In our second episode, “Choose Your Weapon,” Marial is determined to win back Catherine’s friendship (with limited success!!), and the British and American ambassadors are fighting. They both want support from Russia. “Wait,” you say. “But how could America have an ambassador already if it wasn’t officially a country with a Constitution and all those other documents?” Great question, yes. Benjamin Franklin was the first American diplomat when he went to France in 1776, and he essentially became the first ambassador in 1779 (they were called ministers then). There was a minister to Russia, but Catherine the Great refused to acknowledge America as its own nation, despite thinking England was really getting what was coming to them.

Oh, also, Marial’s child husband Maxim challenges Grigor to a duel! Maxim’s a real buzzkill lately. He was so fun last season as a convenient way for Marial to keep her family money, and now he’s off demanding she be a more respectful wife (gross) and slapping Grigor in the face. Yes, the latter is funny, but at what cost?

The British diplomat, who is really tight with Peter, is nicknamed Johnny. He’s technically supposed to be this guy, but instead, his name is John Quirkton. Again. All of this is made up. Just go with it. Catherine isn’t pleased to be ignored when she is the actual monarch here, so she sends Peter off to help the girls’ school students as they choose ribbons. When she refers to the War of Independence, Johnny says they prefer to call it The Ingratitude. I love it. I love it so much. Also, not to be a Loyalist about it, but England raised taxes because they spent so much on the French and Indian War, which George Washington kind of kick-started. I am JUST saying. But yes, no taxation without representation, etc.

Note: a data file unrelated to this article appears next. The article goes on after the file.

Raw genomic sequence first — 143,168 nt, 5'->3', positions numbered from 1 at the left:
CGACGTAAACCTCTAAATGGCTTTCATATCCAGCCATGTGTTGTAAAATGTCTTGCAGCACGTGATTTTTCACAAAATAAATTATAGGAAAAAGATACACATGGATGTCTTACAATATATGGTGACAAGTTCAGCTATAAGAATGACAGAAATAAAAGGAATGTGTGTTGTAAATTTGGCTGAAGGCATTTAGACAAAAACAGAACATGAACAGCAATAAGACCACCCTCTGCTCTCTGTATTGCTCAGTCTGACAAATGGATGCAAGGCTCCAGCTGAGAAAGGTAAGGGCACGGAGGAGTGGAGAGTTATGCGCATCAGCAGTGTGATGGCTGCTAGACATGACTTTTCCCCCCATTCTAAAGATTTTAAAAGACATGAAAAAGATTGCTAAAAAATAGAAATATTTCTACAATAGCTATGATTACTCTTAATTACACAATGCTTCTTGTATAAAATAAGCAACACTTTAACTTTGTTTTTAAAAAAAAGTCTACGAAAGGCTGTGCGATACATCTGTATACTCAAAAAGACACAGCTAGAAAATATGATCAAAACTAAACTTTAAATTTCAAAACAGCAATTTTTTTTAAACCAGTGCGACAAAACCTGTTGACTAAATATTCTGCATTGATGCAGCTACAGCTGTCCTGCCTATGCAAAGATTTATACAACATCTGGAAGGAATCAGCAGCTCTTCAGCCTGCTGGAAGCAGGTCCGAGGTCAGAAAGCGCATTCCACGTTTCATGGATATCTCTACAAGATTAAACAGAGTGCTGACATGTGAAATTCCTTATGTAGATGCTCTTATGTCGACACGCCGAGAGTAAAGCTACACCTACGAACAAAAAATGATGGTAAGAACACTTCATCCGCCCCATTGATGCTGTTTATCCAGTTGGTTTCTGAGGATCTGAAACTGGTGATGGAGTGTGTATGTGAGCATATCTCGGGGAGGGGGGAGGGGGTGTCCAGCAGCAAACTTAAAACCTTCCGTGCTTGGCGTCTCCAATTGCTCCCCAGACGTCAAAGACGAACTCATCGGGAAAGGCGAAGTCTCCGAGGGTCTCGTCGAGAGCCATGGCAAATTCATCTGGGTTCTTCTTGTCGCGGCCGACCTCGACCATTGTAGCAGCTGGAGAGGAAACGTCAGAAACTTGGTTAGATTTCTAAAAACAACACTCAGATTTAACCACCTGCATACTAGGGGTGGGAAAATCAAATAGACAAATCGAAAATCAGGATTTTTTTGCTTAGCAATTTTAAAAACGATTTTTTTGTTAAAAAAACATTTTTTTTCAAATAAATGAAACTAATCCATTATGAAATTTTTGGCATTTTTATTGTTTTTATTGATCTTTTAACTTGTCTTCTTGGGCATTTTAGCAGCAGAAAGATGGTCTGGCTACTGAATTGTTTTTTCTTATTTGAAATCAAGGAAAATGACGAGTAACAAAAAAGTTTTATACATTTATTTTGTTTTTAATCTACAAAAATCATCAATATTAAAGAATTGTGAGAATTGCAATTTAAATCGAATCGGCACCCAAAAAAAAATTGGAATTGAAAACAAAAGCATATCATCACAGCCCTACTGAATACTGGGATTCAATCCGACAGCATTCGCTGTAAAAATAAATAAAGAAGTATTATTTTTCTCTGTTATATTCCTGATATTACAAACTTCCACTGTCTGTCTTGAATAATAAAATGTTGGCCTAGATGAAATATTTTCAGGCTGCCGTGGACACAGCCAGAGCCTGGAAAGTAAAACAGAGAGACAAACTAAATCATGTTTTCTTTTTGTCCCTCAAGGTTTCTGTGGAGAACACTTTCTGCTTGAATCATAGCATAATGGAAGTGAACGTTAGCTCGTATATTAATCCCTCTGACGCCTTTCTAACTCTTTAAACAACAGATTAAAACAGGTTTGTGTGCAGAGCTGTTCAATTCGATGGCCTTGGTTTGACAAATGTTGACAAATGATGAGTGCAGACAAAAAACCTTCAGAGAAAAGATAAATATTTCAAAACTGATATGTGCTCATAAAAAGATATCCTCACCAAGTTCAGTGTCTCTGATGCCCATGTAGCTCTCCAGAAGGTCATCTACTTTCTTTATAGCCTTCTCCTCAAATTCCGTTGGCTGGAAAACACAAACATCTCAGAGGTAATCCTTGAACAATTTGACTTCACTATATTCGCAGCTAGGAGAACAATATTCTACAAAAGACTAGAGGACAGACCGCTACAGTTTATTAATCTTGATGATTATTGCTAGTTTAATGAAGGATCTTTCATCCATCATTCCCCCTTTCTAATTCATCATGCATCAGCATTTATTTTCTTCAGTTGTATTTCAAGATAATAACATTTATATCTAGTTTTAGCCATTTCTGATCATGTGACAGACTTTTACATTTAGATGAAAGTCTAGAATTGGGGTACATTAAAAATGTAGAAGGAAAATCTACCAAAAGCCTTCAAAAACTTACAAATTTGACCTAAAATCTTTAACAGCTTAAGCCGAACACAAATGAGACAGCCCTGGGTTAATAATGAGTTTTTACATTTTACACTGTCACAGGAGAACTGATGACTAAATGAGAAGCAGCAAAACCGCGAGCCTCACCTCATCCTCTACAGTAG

England wants ten thousand troops and offers Menorca, an island in the Mediterranean with a fascinating history. Catherine wants more because, apparently, “history” isn’t enough of an inducement. Well played, Catherine. While the British ambassador ponders that, she meets the American ambassador, who Velementov introduces as “a guy from America” since he doesn’t have official status. We only get to know him as “Glover,” and if you think his American accent is not the best and he learned it watching either Westerns or gritty New York cop shows (or maybe both!), you are correct. This actor is English. America wants loans and arms from Russia. Glover tells Catherine she’s got that “it” thing. He and his fellow Americans get shit done and they are on the motherfucking cusp of victory. Is this how other countries see us?? If so … touché. Also, Tony McNamara thinks jokes about Russia and America being best friends forever are funny, and he makes them several times.